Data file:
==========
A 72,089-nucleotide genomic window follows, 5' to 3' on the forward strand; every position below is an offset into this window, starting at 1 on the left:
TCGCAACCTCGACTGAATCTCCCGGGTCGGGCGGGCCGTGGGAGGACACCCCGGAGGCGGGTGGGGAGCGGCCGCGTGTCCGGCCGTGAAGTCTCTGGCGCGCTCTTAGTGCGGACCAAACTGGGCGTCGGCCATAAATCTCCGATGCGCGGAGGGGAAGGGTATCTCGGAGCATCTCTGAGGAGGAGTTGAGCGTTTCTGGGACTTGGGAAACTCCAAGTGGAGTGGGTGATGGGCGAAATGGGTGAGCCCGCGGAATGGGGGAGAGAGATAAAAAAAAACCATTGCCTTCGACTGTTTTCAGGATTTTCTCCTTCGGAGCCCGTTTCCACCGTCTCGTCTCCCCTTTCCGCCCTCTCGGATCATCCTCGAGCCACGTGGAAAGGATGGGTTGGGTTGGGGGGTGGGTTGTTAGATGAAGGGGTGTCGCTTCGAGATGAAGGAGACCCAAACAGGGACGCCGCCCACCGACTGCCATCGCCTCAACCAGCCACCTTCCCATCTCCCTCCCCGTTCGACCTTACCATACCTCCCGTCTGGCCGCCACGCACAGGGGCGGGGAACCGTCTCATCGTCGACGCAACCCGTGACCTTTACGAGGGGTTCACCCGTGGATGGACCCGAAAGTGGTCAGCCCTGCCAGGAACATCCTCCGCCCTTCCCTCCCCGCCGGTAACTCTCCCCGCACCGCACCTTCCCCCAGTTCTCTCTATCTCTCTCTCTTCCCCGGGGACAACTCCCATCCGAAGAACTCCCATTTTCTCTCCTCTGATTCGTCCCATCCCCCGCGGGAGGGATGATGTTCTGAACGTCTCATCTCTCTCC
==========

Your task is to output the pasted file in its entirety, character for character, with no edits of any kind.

A 72,089-nucleotide genomic window follows, 5' to 3' on the forward strand; every position below is an offset into this window, starting at 1 on the left:
TCGCAACCTCGACTGAATCTCCCGGGTCGGGCGGGCCGTGGGAGGACACCCCGGAGGCGGGTGGGGAGCGGCCGCGTGTCCGGCCGTGAAGTCTCTGGCGCGCTCTTAGTGCGGACCAAACTGGGCGTCGGCCATAAATCTCCGATGCGCGGAGGGGAAGGGTATCTCGGAGCATCTCTGAGGAGGAGTTGAGCGTTTCTGGGACTTGGGAAACTCCAAGTGGAGTGGGTGATGGGCGAAATGGGTGAGCCCGCGGAATGGGGGAGAGAGATAAAAAAAAACCATTGCCTTCGACTGTTTTCAGGATTTTCTCCTTCGGAGCCCGTTTCCACCGTCTCGTCTCCCCTTTCCGCCCTCTCGGATCATCCTCGAGCCACGTGGAAAGGATGGGTTGGGTTGGGGGGTGGGTTGTTAGATGAAGGGGTGTCGCTTCGAGATGAAGGAGACCCAAACAGGGACGCCGCCCACCGACTGCCATCGCCTCAACCAGCCACCTTCCCATCTCCCTCCCCGTTCGACCTTACCATACCTCCCGTCTGGCCGCCACGCACAGGGGCGGGGAACCGTCTCATCGTCGACGCAACCCGTGACCTTTACGAGGGGTTCACCCGTGGATGGACCCGAAAGTGGTCAGCCCTGCCAGGAACATCCTCCGCCCTTCCCTCCCCGCCGGTAACTCTCCCCGCACCGCACCTTCCCCCAGTTCTCTCTATCTCTCTCTCTTCCCCGGGGACAACTCCCATCCGAAGAACTCCCATTTTCTCTCCTCTGATTCGTCCCATCCCCCGCGGGAGGGATGATGTTCTGAACGTCTCATCTCTCTCC